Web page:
After 28 days, the results were in: Casey Viator put on 45.28 lbs of bodyweight and lost 17.93 lbs of body fat, resulting in a muscular gain of 63.21 lbs!
Jones himself completed the same experiment after Viator. His results, while nowhere near as remarkable as Viator’s, were still impressive: 15.44 lbs of muscle gain in 22 days.
Why Did the Colorado Experiment Work?
Viator and Jones’ bodies responded so well to the Colorado Experiment’s workout regimen for a few reasons.
First off, as Jones himself shared clearly, neither Viator or Jones were average individuals. In fact, Jones explicitly stated that he didn’t expect others to be able to duplicate these exact results.
Both Viator and Jones had been lifting weights for many years, and Viator was well-known for having one-in-a-million genetics for bodybuilding. He had won his first Mr. Universe bodybuilding competition at the age of 19!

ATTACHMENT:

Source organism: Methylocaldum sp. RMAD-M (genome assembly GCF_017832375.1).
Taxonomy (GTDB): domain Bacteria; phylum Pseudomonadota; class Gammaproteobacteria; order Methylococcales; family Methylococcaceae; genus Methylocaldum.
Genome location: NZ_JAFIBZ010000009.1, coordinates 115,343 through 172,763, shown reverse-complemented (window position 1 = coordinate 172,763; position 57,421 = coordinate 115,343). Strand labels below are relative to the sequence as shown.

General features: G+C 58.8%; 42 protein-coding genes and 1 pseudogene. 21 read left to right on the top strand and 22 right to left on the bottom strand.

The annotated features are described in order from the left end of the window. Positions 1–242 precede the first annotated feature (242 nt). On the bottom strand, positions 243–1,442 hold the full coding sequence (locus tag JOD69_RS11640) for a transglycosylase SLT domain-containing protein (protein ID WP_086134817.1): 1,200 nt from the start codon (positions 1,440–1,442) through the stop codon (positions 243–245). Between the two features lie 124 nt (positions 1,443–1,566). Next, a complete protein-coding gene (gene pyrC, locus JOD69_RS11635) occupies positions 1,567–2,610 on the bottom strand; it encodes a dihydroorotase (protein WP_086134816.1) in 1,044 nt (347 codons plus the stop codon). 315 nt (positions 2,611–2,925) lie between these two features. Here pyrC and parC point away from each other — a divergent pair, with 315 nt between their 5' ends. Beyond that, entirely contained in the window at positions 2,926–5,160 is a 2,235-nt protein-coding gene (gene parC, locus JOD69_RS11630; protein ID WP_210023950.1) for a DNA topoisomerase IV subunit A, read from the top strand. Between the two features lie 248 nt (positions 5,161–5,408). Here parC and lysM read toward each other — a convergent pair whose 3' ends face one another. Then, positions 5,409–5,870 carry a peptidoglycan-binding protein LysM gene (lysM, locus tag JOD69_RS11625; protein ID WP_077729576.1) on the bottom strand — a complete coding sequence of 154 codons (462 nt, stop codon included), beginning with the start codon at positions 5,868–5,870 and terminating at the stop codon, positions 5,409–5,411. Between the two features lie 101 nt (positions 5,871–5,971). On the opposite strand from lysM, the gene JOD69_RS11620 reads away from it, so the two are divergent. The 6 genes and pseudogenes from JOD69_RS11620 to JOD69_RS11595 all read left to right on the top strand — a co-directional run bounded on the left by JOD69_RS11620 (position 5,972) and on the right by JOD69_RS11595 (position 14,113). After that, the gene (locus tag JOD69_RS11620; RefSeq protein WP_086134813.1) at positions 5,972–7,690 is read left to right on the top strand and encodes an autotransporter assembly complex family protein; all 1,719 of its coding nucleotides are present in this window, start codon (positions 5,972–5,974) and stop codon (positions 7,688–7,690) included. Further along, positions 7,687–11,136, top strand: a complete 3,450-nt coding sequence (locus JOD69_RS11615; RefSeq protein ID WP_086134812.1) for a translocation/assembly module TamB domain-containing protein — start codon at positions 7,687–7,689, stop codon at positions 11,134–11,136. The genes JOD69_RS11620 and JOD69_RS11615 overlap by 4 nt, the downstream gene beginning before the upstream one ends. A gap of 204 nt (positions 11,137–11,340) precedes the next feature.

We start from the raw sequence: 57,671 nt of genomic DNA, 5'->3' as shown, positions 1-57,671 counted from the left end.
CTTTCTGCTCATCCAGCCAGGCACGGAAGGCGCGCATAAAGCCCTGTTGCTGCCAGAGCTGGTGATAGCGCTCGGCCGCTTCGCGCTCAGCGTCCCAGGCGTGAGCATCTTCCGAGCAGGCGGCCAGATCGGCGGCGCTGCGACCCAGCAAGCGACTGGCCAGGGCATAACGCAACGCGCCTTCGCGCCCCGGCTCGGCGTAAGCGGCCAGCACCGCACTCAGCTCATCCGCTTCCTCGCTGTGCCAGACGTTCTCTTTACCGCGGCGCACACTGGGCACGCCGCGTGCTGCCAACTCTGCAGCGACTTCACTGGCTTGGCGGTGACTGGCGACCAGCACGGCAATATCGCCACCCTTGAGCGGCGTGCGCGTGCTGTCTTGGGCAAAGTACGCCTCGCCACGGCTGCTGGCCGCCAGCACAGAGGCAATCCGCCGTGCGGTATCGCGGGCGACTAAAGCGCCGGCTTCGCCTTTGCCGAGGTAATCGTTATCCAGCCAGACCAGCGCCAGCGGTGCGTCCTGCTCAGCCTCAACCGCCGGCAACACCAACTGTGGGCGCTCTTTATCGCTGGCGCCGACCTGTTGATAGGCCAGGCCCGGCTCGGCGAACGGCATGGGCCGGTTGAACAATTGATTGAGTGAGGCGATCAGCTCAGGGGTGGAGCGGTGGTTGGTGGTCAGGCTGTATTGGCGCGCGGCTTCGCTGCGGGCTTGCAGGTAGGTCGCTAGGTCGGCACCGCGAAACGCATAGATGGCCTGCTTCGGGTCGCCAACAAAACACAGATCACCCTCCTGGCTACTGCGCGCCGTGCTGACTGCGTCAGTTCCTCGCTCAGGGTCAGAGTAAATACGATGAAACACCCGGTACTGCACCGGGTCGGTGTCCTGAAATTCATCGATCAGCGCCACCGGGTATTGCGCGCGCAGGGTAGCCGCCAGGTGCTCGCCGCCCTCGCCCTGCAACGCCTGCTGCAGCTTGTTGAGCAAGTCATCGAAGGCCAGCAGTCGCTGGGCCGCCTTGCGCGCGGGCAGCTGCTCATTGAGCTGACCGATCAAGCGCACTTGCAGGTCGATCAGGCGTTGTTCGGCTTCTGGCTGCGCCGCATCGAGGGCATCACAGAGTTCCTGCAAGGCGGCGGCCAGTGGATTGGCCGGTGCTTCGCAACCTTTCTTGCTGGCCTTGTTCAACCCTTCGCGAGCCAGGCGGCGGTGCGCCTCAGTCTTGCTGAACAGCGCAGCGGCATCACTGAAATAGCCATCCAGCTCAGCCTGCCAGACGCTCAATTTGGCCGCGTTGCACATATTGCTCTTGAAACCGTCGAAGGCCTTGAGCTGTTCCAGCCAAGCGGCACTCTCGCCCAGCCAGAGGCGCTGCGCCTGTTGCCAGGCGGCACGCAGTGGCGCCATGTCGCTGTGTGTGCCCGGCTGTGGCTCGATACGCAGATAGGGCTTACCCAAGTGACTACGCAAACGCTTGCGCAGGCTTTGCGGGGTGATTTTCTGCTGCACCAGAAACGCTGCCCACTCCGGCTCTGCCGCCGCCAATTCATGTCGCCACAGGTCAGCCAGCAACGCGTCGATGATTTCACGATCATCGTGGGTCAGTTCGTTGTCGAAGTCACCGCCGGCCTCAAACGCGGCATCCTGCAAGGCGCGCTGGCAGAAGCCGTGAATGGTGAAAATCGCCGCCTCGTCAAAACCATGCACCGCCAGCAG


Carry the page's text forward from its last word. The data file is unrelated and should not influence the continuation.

Viator also had recently lost over 30 lbs due to a near-fatal allergic reaction to an anti-tetanus injection. Much of the weight gained by Viator during the Colorado Experiment was muscle he had lost in the past two years.
This is important, as it’s much easier for your body to regain lost muscle than to build new muscles from scratch. This is referred to as “muscle memory.”
All that said, Arthur Jones’ high-intensity methods certainly contributed to the experiment’s success. Since the Colorado Experiment, high-intensity training has become widely accepted as an effective way to pack on lean muscle mass.
Jones’ techniques and principles were even picked up by a number of NFL teams after the experiment’s results were published, with promising results. Multiple athletes showed dramatic increases in strength, speed, and size after just two months of high-intensity Nautilus training.
Can I Gain Muscle Fast?
While you shouldn’t expect to put on 63 lbs in 28 days, if you apply the techniques Arthur Jones used in the Colorado Experiment, you can certainly pack on muscle fast.
For the best results, incorporate the following principles and techniques into your workouts.
- Leave it all in the gym: For every set of every exercise, you need to give it everything you’ve got. If you finish a set and feel like you could do more, you’re doing it wrong! These workouts are referred to as “high-intensity” for a reason.